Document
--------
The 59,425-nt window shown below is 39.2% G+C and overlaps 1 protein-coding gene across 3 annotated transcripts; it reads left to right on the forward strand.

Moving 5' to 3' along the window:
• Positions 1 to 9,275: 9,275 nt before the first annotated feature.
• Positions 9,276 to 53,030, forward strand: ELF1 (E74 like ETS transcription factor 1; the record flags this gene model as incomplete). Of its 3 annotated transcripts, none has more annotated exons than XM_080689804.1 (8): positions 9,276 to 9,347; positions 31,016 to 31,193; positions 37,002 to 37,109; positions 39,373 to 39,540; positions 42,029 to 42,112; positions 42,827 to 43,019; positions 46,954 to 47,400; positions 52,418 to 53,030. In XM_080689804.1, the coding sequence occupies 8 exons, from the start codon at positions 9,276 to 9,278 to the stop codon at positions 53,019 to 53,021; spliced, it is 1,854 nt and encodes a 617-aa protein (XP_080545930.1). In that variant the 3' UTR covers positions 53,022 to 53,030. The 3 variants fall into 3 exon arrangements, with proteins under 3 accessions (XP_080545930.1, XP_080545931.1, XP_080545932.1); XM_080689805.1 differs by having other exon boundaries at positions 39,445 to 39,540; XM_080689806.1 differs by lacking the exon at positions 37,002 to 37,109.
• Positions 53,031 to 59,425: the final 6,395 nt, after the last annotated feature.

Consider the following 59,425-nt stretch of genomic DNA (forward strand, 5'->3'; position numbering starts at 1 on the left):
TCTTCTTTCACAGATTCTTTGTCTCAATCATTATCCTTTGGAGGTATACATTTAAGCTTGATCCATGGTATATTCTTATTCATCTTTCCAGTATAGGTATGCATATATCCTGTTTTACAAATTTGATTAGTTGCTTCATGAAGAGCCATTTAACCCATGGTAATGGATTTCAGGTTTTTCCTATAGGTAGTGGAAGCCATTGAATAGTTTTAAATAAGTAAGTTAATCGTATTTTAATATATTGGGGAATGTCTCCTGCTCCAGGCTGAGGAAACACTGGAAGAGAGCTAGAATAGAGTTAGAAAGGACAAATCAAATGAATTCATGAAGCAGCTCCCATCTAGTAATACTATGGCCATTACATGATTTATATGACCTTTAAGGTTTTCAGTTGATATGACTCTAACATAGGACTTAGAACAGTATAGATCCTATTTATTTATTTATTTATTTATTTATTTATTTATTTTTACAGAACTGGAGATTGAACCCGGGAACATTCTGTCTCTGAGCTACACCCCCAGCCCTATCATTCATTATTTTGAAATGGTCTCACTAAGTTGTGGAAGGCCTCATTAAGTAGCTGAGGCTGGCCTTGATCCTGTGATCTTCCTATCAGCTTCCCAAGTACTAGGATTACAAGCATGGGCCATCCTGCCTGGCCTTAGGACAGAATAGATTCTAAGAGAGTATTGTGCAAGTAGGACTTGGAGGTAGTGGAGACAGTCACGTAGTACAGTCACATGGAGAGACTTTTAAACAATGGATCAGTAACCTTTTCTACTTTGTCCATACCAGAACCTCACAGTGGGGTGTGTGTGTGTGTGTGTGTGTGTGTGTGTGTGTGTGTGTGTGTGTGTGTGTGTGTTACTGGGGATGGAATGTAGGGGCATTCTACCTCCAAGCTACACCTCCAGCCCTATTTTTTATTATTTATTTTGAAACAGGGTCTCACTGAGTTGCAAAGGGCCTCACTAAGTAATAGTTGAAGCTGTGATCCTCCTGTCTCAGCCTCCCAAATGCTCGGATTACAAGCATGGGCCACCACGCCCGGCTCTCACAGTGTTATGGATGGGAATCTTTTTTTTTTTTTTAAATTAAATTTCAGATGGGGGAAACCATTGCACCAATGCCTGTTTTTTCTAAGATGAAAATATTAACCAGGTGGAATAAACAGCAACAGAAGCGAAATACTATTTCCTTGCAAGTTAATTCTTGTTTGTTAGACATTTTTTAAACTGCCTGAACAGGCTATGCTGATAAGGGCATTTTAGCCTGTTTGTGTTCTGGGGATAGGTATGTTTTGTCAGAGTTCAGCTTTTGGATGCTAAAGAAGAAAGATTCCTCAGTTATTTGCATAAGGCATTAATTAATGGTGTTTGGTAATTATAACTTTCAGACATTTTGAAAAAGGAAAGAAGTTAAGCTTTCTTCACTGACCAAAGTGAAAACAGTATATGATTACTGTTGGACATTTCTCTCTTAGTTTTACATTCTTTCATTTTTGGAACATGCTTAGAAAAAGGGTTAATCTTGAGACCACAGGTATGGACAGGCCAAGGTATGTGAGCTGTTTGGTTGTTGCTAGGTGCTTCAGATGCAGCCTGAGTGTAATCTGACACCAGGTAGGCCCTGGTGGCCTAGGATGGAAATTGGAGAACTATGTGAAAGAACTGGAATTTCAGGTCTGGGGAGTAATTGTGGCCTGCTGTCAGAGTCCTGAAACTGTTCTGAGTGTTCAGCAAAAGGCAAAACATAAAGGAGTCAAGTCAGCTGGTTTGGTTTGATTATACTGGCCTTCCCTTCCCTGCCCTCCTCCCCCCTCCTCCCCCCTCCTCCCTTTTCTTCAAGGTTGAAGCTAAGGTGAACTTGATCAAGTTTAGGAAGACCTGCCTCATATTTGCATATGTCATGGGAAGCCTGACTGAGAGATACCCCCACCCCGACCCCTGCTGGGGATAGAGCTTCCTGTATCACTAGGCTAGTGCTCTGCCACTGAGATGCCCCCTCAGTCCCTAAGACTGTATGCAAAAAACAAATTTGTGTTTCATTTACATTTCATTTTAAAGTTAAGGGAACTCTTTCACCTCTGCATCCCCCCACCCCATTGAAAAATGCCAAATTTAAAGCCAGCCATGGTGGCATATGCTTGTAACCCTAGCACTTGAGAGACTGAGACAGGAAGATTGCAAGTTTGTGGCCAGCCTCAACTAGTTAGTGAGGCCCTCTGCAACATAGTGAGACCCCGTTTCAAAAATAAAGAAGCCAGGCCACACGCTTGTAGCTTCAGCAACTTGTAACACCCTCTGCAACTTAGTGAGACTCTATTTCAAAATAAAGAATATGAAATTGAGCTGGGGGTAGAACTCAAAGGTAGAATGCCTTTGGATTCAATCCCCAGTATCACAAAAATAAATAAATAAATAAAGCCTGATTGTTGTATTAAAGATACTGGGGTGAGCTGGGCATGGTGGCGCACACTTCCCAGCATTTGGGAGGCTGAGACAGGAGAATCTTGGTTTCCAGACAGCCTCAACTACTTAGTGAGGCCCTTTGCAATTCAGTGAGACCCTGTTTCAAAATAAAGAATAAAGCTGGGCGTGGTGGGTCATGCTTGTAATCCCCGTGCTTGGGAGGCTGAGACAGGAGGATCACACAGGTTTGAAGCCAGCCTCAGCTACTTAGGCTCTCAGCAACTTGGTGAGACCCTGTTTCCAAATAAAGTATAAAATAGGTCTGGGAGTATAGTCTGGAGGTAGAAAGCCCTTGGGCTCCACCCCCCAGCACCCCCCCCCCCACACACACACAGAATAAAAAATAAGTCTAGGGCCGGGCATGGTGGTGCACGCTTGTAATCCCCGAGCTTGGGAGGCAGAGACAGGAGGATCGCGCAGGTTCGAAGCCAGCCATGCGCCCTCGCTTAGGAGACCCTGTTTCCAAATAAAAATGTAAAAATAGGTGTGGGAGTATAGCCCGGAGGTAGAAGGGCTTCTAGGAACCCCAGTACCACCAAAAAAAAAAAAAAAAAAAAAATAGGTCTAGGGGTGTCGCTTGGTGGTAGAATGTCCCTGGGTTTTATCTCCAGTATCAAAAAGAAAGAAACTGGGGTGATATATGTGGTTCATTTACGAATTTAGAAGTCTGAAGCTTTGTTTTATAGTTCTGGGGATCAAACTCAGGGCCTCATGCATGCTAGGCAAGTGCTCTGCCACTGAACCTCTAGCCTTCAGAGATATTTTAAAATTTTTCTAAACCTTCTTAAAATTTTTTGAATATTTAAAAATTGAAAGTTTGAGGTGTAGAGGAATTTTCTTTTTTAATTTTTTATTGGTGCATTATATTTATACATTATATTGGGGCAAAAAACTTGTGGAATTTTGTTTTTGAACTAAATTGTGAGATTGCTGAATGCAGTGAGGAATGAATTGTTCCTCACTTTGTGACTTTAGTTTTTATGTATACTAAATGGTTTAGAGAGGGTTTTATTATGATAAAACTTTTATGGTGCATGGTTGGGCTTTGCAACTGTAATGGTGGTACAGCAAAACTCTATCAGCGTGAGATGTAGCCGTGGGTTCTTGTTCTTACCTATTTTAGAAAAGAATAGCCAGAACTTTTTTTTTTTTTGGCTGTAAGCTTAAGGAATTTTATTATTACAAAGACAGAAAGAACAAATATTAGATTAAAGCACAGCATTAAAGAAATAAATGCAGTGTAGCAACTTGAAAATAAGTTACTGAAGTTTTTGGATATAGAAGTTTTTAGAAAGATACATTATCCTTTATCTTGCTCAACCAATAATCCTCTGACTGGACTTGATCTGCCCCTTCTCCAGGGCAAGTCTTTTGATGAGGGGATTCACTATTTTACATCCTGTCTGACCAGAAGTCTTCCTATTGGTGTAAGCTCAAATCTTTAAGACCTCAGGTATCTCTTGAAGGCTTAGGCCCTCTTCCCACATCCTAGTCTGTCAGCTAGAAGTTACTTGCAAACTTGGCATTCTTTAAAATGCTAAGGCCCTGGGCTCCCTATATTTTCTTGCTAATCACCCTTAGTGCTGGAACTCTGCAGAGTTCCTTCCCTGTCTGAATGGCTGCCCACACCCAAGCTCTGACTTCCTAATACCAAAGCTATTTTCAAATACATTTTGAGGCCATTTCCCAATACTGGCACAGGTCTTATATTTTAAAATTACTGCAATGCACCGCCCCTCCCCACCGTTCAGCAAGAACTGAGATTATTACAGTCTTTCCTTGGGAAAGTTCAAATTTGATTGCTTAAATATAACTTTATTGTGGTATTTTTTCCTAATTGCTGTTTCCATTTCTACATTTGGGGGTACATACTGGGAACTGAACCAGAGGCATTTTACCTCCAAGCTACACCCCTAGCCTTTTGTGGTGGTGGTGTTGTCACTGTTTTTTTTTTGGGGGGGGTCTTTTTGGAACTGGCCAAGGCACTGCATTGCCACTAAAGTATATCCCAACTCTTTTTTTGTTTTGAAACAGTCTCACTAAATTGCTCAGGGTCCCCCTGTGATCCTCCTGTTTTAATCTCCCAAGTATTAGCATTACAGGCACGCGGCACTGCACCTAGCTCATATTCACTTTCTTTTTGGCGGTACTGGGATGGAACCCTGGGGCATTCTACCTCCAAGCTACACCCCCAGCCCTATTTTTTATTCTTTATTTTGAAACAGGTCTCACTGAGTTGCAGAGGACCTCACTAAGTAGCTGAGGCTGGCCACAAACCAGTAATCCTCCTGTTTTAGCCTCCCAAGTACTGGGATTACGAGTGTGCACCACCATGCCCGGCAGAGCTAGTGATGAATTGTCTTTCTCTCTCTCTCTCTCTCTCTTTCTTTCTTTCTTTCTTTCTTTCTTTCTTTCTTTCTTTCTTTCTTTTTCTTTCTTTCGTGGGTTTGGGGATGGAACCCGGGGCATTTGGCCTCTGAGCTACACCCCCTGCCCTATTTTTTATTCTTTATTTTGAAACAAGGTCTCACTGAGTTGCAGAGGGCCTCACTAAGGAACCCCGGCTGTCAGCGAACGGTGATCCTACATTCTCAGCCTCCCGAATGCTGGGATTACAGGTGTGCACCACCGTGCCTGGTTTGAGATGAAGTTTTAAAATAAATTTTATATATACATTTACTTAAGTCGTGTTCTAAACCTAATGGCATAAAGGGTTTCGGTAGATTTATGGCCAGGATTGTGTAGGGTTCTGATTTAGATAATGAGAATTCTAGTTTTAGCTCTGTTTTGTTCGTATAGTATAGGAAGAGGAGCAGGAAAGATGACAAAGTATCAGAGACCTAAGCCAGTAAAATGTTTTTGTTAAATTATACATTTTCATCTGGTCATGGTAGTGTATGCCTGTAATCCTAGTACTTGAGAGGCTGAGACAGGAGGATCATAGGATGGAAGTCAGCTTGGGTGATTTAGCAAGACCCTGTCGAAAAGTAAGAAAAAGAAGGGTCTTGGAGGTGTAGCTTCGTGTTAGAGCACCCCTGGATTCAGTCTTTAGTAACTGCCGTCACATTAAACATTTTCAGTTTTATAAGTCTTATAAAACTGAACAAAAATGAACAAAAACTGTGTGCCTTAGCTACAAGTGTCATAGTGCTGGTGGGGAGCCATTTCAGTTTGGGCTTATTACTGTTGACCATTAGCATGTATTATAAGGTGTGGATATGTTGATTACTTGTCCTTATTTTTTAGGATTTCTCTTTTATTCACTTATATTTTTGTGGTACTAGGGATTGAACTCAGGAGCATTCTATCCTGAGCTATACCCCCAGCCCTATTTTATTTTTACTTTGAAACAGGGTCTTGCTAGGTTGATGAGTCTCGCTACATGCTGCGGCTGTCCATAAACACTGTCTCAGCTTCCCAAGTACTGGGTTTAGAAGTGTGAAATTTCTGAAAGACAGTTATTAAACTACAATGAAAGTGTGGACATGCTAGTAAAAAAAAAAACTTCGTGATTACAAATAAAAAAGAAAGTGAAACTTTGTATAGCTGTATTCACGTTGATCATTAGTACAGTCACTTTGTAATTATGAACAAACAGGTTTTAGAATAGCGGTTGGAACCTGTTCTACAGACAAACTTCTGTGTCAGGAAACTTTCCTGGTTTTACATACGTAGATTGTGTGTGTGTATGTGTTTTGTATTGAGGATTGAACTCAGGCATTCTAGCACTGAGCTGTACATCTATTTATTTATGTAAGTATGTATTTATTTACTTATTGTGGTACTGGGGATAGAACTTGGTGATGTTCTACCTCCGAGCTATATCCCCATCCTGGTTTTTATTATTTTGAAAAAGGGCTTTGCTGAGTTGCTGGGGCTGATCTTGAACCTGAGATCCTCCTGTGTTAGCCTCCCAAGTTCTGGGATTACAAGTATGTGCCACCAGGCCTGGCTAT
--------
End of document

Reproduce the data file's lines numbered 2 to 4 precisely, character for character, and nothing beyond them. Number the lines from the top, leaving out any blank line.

Moving 5' to 3' along the window:
• Positions 1 to 9,275: 9,275 nt before the first annotated feature.
• Positions 9,276 to 53,030, forward strand: ELF1 (E74 like ETS transcription factor 1; the record flags this gene model as incomplete). Of its 3 annotated transcripts, none has more annotated exons than XM_080689804.1 (8): positions 9,276 to 9,347; positions 31,016 to 31,193; positions 37,002 to 37,109; positions 39,373 to 39,540; positions 42,029 to 42,112; positions 42,827 to 43,019; positions 46,954 to 47,400; positions 52,418 to 53,030. In XM_080689804.1, the coding sequence occupies 8 exons, from the start codon at positions 9,276 to 9,278 to the stop codon at positions 53,019 to 53,021; spliced, it is 1,854 nt and encodes a 617-aa protein (XP_080545930.1). In that variant the 3' UTR covers positions 53,022 to 53,030. The 3 variants fall into 3 exon arrangements, with proteins under 3 accessions (XP_080545930.1, XP_080545931.1, XP_080545932.1); XM_080689805.1 differs by having other exon boundaries at positions 39,445 to 39,540; XM_080689806.1 differs by lacking the exon at positions 37,002 to 37,109.